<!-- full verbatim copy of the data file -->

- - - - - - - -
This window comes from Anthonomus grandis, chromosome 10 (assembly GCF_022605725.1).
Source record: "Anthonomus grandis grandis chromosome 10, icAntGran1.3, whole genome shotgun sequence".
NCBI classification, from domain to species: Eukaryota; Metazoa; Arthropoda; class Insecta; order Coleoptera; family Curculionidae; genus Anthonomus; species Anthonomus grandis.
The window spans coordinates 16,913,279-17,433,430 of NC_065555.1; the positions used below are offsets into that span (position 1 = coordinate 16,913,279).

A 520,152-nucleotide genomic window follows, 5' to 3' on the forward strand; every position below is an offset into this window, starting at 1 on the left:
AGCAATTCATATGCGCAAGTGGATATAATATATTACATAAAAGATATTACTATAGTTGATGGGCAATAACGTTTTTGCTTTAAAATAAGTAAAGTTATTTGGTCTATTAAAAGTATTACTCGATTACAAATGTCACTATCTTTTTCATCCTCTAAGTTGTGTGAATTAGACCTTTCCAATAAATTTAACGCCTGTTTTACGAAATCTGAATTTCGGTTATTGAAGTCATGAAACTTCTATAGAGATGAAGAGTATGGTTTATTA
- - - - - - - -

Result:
This window comes from Anthonomus grandis, chromosome 10 (assembly GCF_022605725.1).
Source record: "Anthonomus grandis grandis chromosome 10, icAntGran1.3, whole genome shotgun sequence".
NCBI classification, from domain to species: Eukaryota; Metazoa; Arthropoda; class Insecta; order Coleoptera; family Curculionidae; genus Anthonomus; species Anthonomus grandis.
The window spans coordinates 16,913,279-17,433,430 of NC_065555.1; the positions used below are offsets into that span (position 1 = coordinate 16,913,279).

A 520,152-nucleotide genomic window follows, 5' to 3' on the forward strand; every position below is an offset into this window, starting at 1 on the left:
AGCAATTCATATGCGCAAGTGGATATAATATATTACATAAAAGATATTACTATAGTTGATGGGCAATAACGTTTTTGCTTTAAAATAAGTAAAGTTATTTGGTCTATTAAAAGTATTACTCGATTACAAATGTCACTATCTTTTTCATCCTCTAAGTTGTGTGAATTAGACCTTTCCAATAAATTTAACGCCTGTTTTACGAAATCTGAATTTCGGTTATTGAAGTCATGAAACTTCTATAGAGATGAAGAGTATGGTTTATTA